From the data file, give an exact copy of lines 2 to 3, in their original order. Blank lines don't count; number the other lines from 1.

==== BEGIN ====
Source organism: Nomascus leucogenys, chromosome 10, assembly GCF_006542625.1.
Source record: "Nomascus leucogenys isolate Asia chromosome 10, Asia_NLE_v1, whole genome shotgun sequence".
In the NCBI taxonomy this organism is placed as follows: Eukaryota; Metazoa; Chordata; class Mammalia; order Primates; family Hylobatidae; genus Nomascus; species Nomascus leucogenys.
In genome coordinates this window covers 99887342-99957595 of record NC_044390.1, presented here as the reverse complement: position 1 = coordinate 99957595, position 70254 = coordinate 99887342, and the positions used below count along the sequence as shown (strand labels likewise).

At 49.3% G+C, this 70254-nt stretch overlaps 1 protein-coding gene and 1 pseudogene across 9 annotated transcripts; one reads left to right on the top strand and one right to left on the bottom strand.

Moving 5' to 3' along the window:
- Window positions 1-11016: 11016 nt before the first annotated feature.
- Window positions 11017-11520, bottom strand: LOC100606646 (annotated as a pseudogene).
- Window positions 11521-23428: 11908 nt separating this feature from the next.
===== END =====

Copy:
Source record: "Nomascus leucogenys isolate Asia chromosome 10, Asia_NLE_v1, whole genome shotgun sequence".
In the NCBI taxonomy this organism is placed as follows: Eukaryota; Metazoa; Chordata; class Mammalia; order Primates; family Hylobatidae; genus Nomascus; species Nomascus leucogenys.